Thread Talk from my Sewing Machine #6

To some, feather quilting is considered the ultimate goal to some free-motion quilters. I am certainly one of them. For some reason, feathers on quilt just make me swoon!

[Cascade of Leaves, featured in Quilter's World, October 2010]

From my experience in free-motion feather quilting, one thing that has helped me the most is learning how to draw feathers on paper. I learned that being able to put my designs on paper first helps me quilt my feather better later. Doodling feathers on paper helps jump start my brain cells into being able to quilt my feathers unmarked on a real quilt. If you want to know my secret, I always try on paper first to see if I can draw any free-motion motifs before I attempt them on my quilts. If it is possible on paper, then it is not impossible on quilts. :)

Here are some examples from my quilts showing marked feathers prior to quilting:

[Harrison Urn, first place in 2008 Tippecanoe Block Challenge]

[Song of Williamsburg, inspired by the design on an 18th century Virginian Bird Bottle]

[Poinsettia Fiesta, to be featured in The Quilter, Holiday 2010]

[My Wholecloth Sampler, featured in The Quilter, March 2008]

And here are some examples from my quilts showing unmarked feathers prior to quilting – being able to do free-hand feathers comes in really handy when you are under the gun getting a quilt completed.

[Twilight Trails, featured in The Quilter, May 2010]

[To a Garden Tea Party, featured in Quilter’s World, June 2010]

[Fruit of the Vine, featured in The Quilter, November 2010]

[Pieceful Garden, featured in The Quilter (November 2008) and UK’s Popular Patchwork (March 2010)]

[Quilting Around the Block, to be featured in Quilter’s World, Februray 2011

Stitching suggestions:

1. I generally go pretty slow when working with feathers, especially when stitching the feather spine.

2. I always try to use wool batting when I do feather quilting. The wool batting makes my feathers pop really nicely! Silk batting works really well too, but keep in mind the loft isn’t as lofty as that of wool.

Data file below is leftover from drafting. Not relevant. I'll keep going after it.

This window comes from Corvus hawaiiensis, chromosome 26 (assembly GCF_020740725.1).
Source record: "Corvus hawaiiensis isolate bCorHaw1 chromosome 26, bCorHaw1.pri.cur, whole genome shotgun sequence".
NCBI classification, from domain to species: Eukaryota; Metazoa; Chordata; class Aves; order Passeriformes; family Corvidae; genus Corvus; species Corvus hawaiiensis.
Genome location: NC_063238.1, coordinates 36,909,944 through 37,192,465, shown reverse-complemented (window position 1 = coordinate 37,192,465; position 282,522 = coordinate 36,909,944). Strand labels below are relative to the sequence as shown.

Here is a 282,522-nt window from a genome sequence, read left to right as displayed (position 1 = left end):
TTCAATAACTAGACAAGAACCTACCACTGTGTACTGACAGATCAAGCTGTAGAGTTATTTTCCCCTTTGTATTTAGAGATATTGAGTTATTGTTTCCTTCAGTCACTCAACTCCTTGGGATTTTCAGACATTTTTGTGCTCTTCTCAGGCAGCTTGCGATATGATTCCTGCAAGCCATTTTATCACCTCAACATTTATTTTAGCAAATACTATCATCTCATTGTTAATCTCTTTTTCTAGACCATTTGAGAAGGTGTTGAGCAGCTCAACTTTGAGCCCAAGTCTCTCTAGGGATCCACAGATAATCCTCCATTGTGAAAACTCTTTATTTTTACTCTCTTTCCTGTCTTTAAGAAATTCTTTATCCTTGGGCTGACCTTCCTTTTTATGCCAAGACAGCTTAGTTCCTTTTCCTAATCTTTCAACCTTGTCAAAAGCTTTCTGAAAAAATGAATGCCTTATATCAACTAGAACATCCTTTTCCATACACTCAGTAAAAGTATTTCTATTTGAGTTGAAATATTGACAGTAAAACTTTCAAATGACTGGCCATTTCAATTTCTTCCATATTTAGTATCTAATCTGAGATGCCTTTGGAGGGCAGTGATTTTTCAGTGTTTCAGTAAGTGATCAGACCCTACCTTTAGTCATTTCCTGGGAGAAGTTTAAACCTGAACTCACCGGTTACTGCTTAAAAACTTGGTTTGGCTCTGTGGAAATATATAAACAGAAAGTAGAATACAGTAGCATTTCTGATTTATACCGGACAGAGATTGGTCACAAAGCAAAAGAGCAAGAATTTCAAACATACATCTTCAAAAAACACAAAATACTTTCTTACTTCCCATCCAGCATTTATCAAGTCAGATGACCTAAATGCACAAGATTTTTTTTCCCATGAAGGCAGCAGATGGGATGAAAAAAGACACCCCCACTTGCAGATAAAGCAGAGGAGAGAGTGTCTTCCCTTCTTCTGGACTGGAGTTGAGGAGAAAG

So give drawing a try — you might be surprised how much your free-motion quilting benefits from the ol’ pencil and paper! :) Remember, if it is possible with a pencil, it is possible with a needle!

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32 thoughts on “Thread Talk from my Sewing Machine #6

  1. Beautiful feathers! Depending on the time of year, I would love to drive to Arkansas and take one of your classes. Quilt classes make great mini-vacations.

  2. Absolutely phenomenal quilting. I’m going to try drawing some feathers — but oh, how I wish we lived closer to you as I’d sign up for that class in a second!

  3. My jaw wide open :). That is fabulous quilting. I’ll take your word for it that paper first is good. I doodle too first when free motion quilting, but wow – your design and outcome is fabulous. Well done!

  4. You didnt “draw” those patterns on paper right!? (Picture 2 from top)… they look so perfect!!! Tell me you didnt draw those free hand! :) I’m so amazed with your artistic talents!

  5. My, oh, my what I woke up to this morning in this blog. I love to do feathers and this has given me the utmost inspiration. Marking my quilts takes so long as I usually draw most everything out and then mark.

    My son is driving to the Ozarks today I wish I were along with him and I’d come take a class….Hmmm. Oh, well, I guess that won’t work I’m on the other side of the country.

    Please don’t ever go to longarm–us domestics need this and more importantly YOU!! THANKS FOR ALL YOU DO FOR US.

  6. This is more of a question than a comment. I’m new to your website, and a real fan of feather quilting. Are you using a home sewing machine or doing this on a longarm?

  7. Your feathers are fantastic. I had not mastered them on my domestic machine as you have, but when I got the longarm, they are all that I really wanted to learn to do. I doodle constantly too – it is the ONLY way, short of wasting a ton of fabric, to train new designs to memory. I may be doodling some of your patterns soon too (very lovely!). BTW, how does one have so many magazine jobs??! what a great treat-

  8. How we all love those feathers as well! They seem to be viewed as the “ultimate” and give that wonderful vintage touch.
    Such excellant advise to draw on paper first. I would add Constantly doodle quilting designs, it helps SO MUCH!!!Gets the brain tuned in to your hand movements.
    Barba/asianartandquilts.com

  9. Pingback: Freshening Up Ivory Spring « Ivory Spring

  10. Dear Wendy, I just saw the sampler Pat Stocker did with you at Roger’s Bernina Center. I live in Europe and can not take a class with you. Would it be possible to teach it online some how ?
    Your quilting is the most beautiful I have found in the web.
    Thank you for sharing your amazing work and tips.

    Let me know if it is possible to learn with you per e-mail or online class.

    Hug
    Jacqueline

  11. I love feathers. I wished I lived remotely close enough to attend a class you would offer. In the mean time, I have a feather table runner pattern I purchased several years back. I think it’s time to get it out to do more practicing. Thanks for your Thread Talk blog posts, you’ve given me confidence to just practice.

  12. Pingback: Feathers, feathers « Ivory Spring

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  14. Pingback: Sarah’s Feathers « Ivory Spring

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